Urgent Government action is required to halt  the emerging cash-for-jobs immigration scandal that is taking hold in New Zealand says Labour’s Immigration Spokesperson Iain Lees-Galloway.  “Stories of rogue immigration agents scamming thousands of dollars from migrant workers are just further ...
    2 weeks ago
  • Government dragging its feet on surgical mesh
    Jonathan Coleman is dragging his feet over any action to protect New Zealanders from more disasters with surgical mesh, says Health Spokesperson Annette King.  “The Government’s pathetic response is to claim all will be fixed by a new regime to ...
    2 weeks ago
  • Labour’s baby number app goes gangbusters
    An interactive tool that celebrates Labour’s achievements in health over the decades has become an online hit, says Labour’s Health spokesperson Annette King.  “Since the tool was launched last night, 18 thousand people have used it to find their baby ...
    2 weeks ago
  • Real disposable income falls in last three months
    Kiwis are working harder than ever but real disposable income per person fell in the last quarter thanks to record population increases, Labour’s Finance spokesperson Grant Robertson said. ‘In Budget 2016 the National Government said that what mattered most for ...
    2 weeks ago
  • Baby number app celebrates Labour achievements
    Labour has launched an interactive tool that allows New Zealanders to take a look back at our achievements in health over the decades, says Labour’s Health spokesperson Annette King.  “Today is the 78th anniversary of the Social Security Act 1938, ...
    2 weeks ago
  • Legal experts unpick Māori land reforms
    One of New Zealand’s top law firms has joined the chorus of legal experts heavily critical of the controversial Te Ture Whenua Maori Bill, adding more weight to the evidence that the reforms fall well beneath the robust legal standards ...
    2 weeks ago
  • Industries most reliant on immigration worst offenders
    The industries most reliant on immigration are the worst offenders when it comes to meeting their most basic employment obligations, says Labour’s Immigration spokesperson Iain Lees-Galloway.  “The industries that are most reliant on immigration are Hospitality, Administration, Agriculture, Forestry and ...
    2 weeks ago
  • Time to remove law that discriminates against sole parents
    It’s time to repeal a harmful law that sanctions those who do not name the other parent of their child, Labour’s Social Development Spokesperson Carmel Sepuloni says. “Every week, 17,000 children are missing out because their sole parent is being ...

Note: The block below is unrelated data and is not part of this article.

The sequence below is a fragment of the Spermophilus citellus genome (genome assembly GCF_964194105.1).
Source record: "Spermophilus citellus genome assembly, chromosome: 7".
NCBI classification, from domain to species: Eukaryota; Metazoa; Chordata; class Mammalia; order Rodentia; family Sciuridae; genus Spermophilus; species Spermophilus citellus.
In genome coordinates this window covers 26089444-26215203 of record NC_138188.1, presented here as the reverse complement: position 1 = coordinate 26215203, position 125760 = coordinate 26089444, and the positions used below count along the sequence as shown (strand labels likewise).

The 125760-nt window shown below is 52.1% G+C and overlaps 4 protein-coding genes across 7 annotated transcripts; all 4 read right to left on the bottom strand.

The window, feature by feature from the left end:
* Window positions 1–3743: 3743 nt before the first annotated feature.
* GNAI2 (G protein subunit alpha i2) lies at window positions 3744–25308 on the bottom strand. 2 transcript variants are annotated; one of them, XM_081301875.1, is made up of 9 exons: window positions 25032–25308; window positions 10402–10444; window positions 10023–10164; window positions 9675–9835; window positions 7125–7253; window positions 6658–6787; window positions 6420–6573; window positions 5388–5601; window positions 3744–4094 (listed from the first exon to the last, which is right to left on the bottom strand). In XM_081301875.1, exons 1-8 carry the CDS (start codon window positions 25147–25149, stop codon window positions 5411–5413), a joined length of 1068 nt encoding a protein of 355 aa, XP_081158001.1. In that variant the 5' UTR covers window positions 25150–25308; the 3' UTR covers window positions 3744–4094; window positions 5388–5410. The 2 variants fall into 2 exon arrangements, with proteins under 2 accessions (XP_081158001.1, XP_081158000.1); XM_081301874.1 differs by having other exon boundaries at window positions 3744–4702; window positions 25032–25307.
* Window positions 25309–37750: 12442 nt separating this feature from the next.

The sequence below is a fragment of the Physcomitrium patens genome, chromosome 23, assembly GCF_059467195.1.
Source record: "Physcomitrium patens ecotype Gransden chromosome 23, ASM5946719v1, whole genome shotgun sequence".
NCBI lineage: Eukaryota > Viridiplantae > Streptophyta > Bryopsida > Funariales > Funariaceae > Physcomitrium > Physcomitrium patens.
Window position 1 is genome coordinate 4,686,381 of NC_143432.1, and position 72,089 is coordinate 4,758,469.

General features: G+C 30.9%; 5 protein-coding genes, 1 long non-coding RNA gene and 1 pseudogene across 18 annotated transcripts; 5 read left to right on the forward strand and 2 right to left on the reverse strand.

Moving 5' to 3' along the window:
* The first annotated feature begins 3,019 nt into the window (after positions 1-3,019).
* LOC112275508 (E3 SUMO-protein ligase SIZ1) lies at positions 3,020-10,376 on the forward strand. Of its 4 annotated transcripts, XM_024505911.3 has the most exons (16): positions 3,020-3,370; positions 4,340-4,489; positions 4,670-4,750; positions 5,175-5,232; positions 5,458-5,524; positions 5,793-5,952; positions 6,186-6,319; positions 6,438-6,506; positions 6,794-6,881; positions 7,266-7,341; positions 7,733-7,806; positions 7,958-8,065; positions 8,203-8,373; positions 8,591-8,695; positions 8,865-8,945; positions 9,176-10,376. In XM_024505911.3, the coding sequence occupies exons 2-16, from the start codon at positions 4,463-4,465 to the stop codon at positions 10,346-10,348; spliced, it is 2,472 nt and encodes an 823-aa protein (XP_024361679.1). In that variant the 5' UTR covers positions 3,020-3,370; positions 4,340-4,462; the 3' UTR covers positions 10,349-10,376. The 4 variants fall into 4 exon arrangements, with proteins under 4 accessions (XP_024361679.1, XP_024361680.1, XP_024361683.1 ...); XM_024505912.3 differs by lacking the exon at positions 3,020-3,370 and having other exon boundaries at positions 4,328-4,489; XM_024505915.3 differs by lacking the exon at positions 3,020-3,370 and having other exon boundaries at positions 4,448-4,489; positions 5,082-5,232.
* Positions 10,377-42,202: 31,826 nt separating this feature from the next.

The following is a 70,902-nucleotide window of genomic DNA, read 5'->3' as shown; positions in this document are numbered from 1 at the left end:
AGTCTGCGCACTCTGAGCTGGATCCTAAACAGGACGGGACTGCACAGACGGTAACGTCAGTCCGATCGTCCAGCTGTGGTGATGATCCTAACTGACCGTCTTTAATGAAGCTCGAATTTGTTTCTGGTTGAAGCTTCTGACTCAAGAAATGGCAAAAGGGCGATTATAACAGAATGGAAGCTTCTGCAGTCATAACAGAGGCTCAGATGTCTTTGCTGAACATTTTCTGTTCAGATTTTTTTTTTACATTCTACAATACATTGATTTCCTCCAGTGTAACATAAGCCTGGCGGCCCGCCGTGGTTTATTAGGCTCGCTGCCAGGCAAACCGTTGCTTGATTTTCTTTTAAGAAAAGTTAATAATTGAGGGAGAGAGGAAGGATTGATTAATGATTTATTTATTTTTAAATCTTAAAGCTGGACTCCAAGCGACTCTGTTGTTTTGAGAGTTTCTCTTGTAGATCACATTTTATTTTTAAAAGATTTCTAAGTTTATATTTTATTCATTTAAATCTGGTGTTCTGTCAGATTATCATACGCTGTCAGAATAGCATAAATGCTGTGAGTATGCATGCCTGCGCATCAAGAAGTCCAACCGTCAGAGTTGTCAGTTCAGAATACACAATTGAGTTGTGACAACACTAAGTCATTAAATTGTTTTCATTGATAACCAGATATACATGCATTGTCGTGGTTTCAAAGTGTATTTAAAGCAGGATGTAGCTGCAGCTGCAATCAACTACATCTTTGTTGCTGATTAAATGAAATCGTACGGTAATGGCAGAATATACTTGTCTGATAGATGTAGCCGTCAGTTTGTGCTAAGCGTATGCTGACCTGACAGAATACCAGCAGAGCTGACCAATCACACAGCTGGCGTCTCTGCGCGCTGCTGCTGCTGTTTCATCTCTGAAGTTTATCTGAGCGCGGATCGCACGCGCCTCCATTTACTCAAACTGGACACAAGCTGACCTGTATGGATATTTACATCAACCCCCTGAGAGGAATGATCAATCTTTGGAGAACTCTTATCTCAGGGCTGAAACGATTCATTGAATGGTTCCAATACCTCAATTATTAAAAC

2 weeks ago
  • Government handling of Kermadecs threatens Treaty rights
    ...
    2 weeks ago
  • Prime Minister should give Police Minister some backbone
    The Prime Minister should condemn the ridiculously light sentence given to Nikolas Delegat for seriously assaulting a police woman, Labour’s Police spokesman Stuart Nash says. ...
    2 weeks ago
  • Government listens to Labour on family violence
    Labour is pleased the Government has finally acted on strengthening a range of measures against family violence, says Labour’s spokesperson on Family Violence Poto Williams.  “Some of the latest changes including a new family violence offence of non-fatal strangulation is ...
    2 weeks ago
  • Government must rethink paying for police checks
    National’s decision to ignore the concerns of charities will see the voluntary sector face hundreds of thousands of dollars in new costs if the Policing (Cost Recovery) Amendment Bill passes, says Labour's Community and Voluntary Sector spokesperson Poto Williams.  “National’s ...
    2 weeks ago
  • Seven months for families in cars to be housed
    Disturbing new figures show it is now taking the Ministry of Social Development an average of seven months to house families who are living in cars, Leader of the Opposition Andrew Little says.  “John Key made a song and dance ...
    2 weeks ago
  • North Korea test must be condemned
    The nuclear test by North Korea that registered 5.3 on the Richter scale needs to be condemned, says Labour’s Foreign Affairs spokesperson David Shearer. “This test, coming hard on the heels of a missile launch a few days ago, shows ...
    3 weeks ago
  • Tribe footing the bill for Maori Party?
     Waikato-Tainui deserve committed representation, yet the President of the Maori Party is muddying the waters by confusing the core business of the tribe with party politics, says Labour’s Hauraki-Waikato MP Nanaia Mahuta.  “The only way to fix this growing negative ...
    3 weeks ago
  • Schools set to lose millions
    Schools will start 2017 grappling with a $7.8 million funding cut, Labour’s Education spokesperson Chris Hipkins says. “Hekia Parata has been adamant changes to the way our schools are funded would see them better off. ...
    3 weeks ago
  • 70% of families in cold, damp homes powerless to fix them
    Shocking new figures out today show 70 per cent of the families living in cold, damp homes are powerless to make improvements because they are in rental properties, Labour’s Housing spokesperson Phil Twyford says. “The 2016 Household Incomes Report highlights ...
    3 weeks ago
  • Wealth inequality at record levels
    The housing crisis is making inequality worse, with housing costs in New Zealand now way out of proportion for those on the lowest incomes, according to the 2016 Household Incomes Report, says Labour’s Finance spokesperson Grant Robertson. “Most New Zealanders ...
    3 weeks ago


History


History


History